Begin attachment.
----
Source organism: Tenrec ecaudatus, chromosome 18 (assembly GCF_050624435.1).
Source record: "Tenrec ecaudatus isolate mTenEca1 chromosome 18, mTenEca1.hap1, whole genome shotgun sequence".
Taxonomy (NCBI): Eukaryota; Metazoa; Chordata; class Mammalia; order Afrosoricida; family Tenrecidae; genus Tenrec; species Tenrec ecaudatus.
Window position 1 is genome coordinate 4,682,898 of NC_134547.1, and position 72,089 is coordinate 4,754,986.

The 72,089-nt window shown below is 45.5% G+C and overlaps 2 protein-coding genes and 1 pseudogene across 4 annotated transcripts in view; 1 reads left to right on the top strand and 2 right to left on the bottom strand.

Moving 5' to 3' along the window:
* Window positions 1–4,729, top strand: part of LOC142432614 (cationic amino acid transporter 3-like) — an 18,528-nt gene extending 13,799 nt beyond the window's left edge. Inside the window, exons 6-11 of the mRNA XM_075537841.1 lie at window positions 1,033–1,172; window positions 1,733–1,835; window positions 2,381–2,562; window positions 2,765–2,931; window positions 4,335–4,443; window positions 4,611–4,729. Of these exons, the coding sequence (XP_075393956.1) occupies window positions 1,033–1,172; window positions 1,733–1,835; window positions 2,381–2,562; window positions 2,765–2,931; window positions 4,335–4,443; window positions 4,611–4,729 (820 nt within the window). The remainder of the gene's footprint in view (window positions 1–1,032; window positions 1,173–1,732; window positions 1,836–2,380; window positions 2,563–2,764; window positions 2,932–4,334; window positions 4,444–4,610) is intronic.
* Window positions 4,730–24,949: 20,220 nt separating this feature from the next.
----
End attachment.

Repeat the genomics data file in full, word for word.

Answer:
Source organism: Tenrec ecaudatus, chromosome 18 (assembly GCF_050624435.1).
Source record: "Tenrec ecaudatus isolate mTenEca1 chromosome 18, mTenEca1.hap1, whole genome shotgun sequence".
Taxonomy (NCBI): Eukaryota; Metazoa; Chordata; class Mammalia; order Afrosoricida; family Tenrecidae; genus Tenrec; species Tenrec ecaudatus.
Window position 1 is genome coordinate 4,682,898 of NC_134547.1, and position 72,089 is coordinate 4,754,986.

The 72,089-nt window shown below is 45.5% G+C and overlaps 2 protein-coding genes and 1 pseudogene across 4 annotated transcripts in view; 1 reads left to right on the top strand and 2 right to left on the bottom strand.

Moving 5' to 3' along the window:
* Window positions 1–4,729, top strand: part of LOC142432614 (cationic amino acid transporter 3-like) — an 18,528-nt gene extending 13,799 nt beyond the window's left edge. Inside the window, exons 6-11 of the mRNA XM_075537841.1 lie at window positions 1,033–1,172; window positions 1,733–1,835; window positions 2,381–2,562; window positions 2,765–2,931; window positions 4,335–4,443; window positions 4,611–4,729. Of these exons, the coding sequence (XP_075393956.1) occupies window positions 1,033–1,172; window positions 1,733–1,835; window positions 2,381–2,562; window positions 2,765–2,931; window positions 4,335–4,443; window positions 4,611–4,729 (820 nt within the window). The remainder of the gene's footprint in view (window positions 1–1,032; window positions 1,173–1,732; window positions 1,836–2,380; window positions 2,563–2,764; window positions 2,932–4,334; window positions 4,444–4,610) is intronic.
* Window positions 4,730–24,949: 20,220 nt separating this feature from the next.